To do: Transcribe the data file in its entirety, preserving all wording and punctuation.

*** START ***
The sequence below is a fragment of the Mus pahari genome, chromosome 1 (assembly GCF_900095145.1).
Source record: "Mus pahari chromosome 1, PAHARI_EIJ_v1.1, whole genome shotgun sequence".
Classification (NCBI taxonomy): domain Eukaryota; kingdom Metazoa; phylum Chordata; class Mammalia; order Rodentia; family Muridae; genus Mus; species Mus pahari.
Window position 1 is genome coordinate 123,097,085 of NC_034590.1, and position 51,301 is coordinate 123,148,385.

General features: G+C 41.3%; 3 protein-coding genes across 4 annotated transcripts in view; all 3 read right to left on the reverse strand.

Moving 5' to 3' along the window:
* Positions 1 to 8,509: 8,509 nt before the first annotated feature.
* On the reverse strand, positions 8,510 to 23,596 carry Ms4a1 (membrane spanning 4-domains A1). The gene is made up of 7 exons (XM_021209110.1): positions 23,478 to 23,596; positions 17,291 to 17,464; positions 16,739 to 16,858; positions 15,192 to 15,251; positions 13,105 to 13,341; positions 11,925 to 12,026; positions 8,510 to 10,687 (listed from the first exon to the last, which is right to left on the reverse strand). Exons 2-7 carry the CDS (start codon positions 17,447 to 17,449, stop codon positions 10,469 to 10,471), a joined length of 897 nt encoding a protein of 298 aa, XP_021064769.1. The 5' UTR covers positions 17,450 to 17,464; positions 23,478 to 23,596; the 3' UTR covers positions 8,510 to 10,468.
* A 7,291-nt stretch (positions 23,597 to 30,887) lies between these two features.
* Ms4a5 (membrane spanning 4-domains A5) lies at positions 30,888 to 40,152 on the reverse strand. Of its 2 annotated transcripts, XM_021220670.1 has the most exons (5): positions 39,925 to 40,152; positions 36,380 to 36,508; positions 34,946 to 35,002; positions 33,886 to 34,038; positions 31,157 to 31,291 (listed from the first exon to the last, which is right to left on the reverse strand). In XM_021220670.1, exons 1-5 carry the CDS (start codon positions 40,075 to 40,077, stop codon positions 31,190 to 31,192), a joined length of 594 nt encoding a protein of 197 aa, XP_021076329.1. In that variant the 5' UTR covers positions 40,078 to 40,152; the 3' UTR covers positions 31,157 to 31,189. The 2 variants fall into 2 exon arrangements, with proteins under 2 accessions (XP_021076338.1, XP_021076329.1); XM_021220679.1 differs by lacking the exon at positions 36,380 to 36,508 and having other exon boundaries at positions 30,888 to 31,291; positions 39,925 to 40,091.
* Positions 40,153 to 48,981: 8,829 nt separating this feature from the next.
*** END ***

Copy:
The sequence below is a fragment of the Mus pahari genome, chromosome 1 (assembly GCF_900095145.1).
Source record: "Mus pahari chromosome 1, PAHARI_EIJ_v1.1, whole genome shotgun sequence".
Classification (NCBI taxonomy): domain Eukaryota; kingdom Metazoa; phylum Chordata; class Mammalia; order Rodentia; family Muridae; genus Mus; species Mus pahari.
Window position 1 is genome coordinate 123,097,085 of NC_034590.1, and position 51,301 is coordinate 123,148,385.

General features: G+C 41.3%; 3 protein-coding genes across 4 annotated transcripts in view; all 3 read right to left on the reverse strand.

Moving 5' to 3' along the window:
* Positions 1 to 8,509: 8,509 nt before the first annotated feature.
* On the reverse strand, positions 8,510 to 23,596 carry Ms4a1 (membrane spanning 4-domains A1). The gene is made up of 7 exons (XM_021209110.1): positions 23,478 to 23,596; positions 17,291 to 17,464; positions 16,739 to 16,858; positions 15,192 to 15,251; positions 13,105 to 13,341; positions 11,925 to 12,026; positions 8,510 to 10,687 (listed from the first exon to the last, which is right to left on the reverse strand). Exons 2-7 carry the CDS (start codon positions 17,447 to 17,449, stop codon positions 10,469 to 10,471), a joined length of 897 nt encoding a protein of 298 aa, XP_021064769.1. The 5' UTR covers positions 17,450 to 17,464; positions 23,478 to 23,596; the 3' UTR covers positions 8,510 to 10,468.
* A 7,291-nt stretch (positions 23,597 to 30,887) lies between these two features.
* Ms4a5 (membrane spanning 4-domains A5) lies at positions 30,888 to 40,152 on the reverse strand. Of its 2 annotated transcripts, XM_021220670.1 has the most exons (5): positions 39,925 to 40,152; positions 36,380 to 36,508; positions 34,946 to 35,002; positions 33,886 to 34,038; positions 31,157 to 31,291 (listed from the first exon to the last, which is right to left on the reverse strand). In XM_021220670.1, exons 1-5 carry the CDS (start codon positions 40,075 to 40,077, stop codon positions 31,190 to 31,192), a joined length of 594 nt encoding a protein of 197 aa, XP_021076329.1. In that variant the 5' UTR covers positions 40,078 to 40,152; the 3' UTR covers positions 31,157 to 31,189. The 2 variants fall into 2 exon arrangements, with proteins under 2 accessions (XP_021076338.1, XP_021076329.1); XM_021220679.1 differs by lacking the exon at positions 36,380 to 36,508 and having other exon boundaries at positions 30,888 to 31,291; positions 39,925 to 40,091.
* Positions 40,153 to 48,981: 8,829 nt separating this feature from the next.